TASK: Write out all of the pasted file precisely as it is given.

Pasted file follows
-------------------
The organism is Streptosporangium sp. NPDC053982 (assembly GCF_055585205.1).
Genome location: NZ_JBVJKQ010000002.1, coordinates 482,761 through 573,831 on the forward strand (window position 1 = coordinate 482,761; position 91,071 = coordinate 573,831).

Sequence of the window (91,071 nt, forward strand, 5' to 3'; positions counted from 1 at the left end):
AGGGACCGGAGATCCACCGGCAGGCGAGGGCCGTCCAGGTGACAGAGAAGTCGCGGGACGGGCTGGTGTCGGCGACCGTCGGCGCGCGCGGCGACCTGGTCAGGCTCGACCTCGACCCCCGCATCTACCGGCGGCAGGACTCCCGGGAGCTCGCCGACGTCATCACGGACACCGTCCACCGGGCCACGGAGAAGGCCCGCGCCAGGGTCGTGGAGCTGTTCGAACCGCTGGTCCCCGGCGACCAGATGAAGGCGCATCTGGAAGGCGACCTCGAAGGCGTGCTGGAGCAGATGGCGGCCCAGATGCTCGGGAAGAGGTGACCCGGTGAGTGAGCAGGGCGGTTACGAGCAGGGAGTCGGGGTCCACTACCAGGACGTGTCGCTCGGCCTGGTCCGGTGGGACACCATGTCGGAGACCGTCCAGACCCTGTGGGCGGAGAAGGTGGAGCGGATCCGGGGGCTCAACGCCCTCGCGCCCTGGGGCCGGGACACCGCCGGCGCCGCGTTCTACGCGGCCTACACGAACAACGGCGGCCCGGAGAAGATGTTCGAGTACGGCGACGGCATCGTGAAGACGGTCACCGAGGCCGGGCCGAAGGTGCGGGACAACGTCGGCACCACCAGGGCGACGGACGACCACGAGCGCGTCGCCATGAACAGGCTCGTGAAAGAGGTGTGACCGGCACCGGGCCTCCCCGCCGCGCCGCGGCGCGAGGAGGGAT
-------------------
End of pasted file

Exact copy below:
The organism is Streptosporangium sp. NPDC053982 (assembly GCF_055585205.1).
Genome location: NZ_JBVJKQ010000002.1, coordinates 482,761 through 573,831 on the forward strand (window position 1 = coordinate 482,761; position 91,071 = coordinate 573,831).

Sequence of the window (91,071 nt, forward strand, 5' to 3'; positions counted from 1 at the left end):
AGGGACCGGAGATCCACCGGCAGGCGAGGGCCGTCCAGGTGACAGAGAAGTCGCGGGACGGGCTGGTGTCGGCGACCGTCGGCGCGCGCGGCGACCTGGTCAGGCTCGACCTCGACCCCCGCATCTACCGGCGGCAGGACTCCCGGGAGCTCGCCGACGTCATCACGGACACCGTCCACCGGGCCACGGAGAAGGCCCGCGCCAGGGTCGTGGAGCTGTTCGAACCGCTGGTCCCCGGCGACCAGATGAAGGCGCATCTGGAAGGCGACCTCGAAGGCGTGCTGGAGCAGATGGCGGCCCAGATGCTCGGGAAGAGGTGACCCGGTGAGTGAGCAGGGCGGTTACGAGCAGGGAGTCGGGGTCCACTACCAGGACGTGTCGCTCGGCCTGGTCCGGTGGGACACCATGTCGGAGACCGTCCAGACCCTGTGGGCGGAGAAGGTGGAGCGGATCCGGGGGCTCAACGCCCTCGCGCCCTGGGGCCGGGACACCGCCGGCGCCGCGTTCTACGCGGCCTACACGAACAACGGCGGCCCGGAGAAGATGTTCGAGTACGGCGACGGCATCGTGAAGACGGTCACCGAGGCCGGGCCGAAGGTGCGGGACAACGTCGGCACCACCAGGGCGACGGACGACCACGAGCGCGTCGCCATGAACAGGCTCGTGAAAGAGGTGTGACCGGCACCGGGCCTCCCCGCCGCGCCGCGGCGCGAGGAGGGAT